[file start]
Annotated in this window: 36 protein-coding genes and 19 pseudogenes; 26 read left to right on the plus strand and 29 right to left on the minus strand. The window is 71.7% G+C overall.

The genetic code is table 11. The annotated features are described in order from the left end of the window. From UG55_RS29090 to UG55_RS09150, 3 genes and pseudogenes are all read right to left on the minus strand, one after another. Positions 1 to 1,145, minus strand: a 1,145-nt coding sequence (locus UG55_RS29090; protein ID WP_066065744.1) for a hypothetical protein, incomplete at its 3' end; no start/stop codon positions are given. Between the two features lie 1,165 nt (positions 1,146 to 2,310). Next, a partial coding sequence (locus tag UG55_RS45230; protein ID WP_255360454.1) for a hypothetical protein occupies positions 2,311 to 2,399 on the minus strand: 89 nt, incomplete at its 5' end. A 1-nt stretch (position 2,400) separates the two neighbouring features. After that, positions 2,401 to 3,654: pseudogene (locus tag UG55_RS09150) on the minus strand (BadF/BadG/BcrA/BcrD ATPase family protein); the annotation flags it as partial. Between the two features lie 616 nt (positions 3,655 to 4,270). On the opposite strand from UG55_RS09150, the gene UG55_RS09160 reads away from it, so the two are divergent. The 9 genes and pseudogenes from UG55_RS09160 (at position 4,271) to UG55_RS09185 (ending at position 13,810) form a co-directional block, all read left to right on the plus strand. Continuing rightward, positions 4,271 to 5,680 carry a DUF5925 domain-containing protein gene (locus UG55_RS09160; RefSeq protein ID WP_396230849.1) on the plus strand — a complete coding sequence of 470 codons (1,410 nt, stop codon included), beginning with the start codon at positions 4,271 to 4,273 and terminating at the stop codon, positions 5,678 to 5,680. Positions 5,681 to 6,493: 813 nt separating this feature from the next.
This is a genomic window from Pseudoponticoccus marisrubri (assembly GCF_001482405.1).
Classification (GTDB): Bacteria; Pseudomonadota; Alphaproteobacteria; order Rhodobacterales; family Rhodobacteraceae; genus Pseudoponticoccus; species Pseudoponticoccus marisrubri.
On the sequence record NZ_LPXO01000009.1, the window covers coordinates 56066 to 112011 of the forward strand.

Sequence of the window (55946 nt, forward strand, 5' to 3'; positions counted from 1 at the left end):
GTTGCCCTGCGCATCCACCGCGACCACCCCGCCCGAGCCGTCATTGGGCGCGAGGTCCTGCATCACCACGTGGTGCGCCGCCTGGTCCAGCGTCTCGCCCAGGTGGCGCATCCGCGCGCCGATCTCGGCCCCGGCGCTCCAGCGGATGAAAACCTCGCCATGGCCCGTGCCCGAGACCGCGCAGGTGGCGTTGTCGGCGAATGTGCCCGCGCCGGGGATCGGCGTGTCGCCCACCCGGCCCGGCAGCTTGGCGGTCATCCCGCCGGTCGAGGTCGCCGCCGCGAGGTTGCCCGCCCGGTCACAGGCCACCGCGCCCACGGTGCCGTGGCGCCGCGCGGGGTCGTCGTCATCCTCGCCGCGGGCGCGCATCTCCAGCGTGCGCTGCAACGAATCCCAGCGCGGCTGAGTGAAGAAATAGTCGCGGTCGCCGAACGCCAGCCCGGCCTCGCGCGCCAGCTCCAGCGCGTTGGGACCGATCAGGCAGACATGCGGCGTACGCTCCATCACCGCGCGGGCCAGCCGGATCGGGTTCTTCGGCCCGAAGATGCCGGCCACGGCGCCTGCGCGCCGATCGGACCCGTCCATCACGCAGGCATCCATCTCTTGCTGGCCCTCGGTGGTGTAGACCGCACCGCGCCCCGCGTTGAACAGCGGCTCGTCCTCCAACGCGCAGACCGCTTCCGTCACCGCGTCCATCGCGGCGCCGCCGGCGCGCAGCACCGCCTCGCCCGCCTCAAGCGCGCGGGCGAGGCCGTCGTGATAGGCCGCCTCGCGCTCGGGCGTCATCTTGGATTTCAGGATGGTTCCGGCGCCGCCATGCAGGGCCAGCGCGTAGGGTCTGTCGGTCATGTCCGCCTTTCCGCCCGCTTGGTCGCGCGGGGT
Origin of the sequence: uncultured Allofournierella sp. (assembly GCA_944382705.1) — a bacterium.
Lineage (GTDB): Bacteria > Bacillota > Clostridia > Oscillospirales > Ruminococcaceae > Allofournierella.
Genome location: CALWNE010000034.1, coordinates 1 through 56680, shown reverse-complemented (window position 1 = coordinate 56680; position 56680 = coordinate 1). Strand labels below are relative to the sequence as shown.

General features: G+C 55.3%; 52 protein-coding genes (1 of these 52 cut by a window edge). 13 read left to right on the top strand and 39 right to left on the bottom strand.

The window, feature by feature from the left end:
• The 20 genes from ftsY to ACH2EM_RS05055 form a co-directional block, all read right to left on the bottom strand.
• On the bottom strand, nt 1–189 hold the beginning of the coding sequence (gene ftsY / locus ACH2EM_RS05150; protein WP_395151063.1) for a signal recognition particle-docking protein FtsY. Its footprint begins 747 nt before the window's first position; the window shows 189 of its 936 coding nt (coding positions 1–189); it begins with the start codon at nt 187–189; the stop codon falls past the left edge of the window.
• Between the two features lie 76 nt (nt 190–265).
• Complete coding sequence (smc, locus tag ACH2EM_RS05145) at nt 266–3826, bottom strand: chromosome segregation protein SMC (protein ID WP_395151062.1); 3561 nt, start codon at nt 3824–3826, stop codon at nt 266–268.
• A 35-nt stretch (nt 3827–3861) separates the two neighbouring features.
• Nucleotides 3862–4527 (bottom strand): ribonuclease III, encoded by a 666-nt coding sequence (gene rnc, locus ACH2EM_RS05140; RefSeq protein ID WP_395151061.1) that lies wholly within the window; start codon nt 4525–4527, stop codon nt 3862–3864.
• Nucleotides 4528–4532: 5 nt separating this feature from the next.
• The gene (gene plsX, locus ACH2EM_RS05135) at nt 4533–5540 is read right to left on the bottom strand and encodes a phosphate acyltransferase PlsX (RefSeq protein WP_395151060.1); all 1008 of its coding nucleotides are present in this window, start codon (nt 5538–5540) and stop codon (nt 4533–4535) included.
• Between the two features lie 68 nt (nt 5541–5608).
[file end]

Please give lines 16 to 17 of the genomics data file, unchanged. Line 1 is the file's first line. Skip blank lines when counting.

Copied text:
• Complete coding sequence (smc, locus tag ACH2EM_RS05145) at nt 266–3826, bottom strand: chromosome segregation protein SMC (protein ID WP_395151062.1); 3561 nt, start codon at nt 3824–3826, stop codon at nt 266–268.
• A 35-nt stretch (nt 3827–3861) separates the two neighbouring features.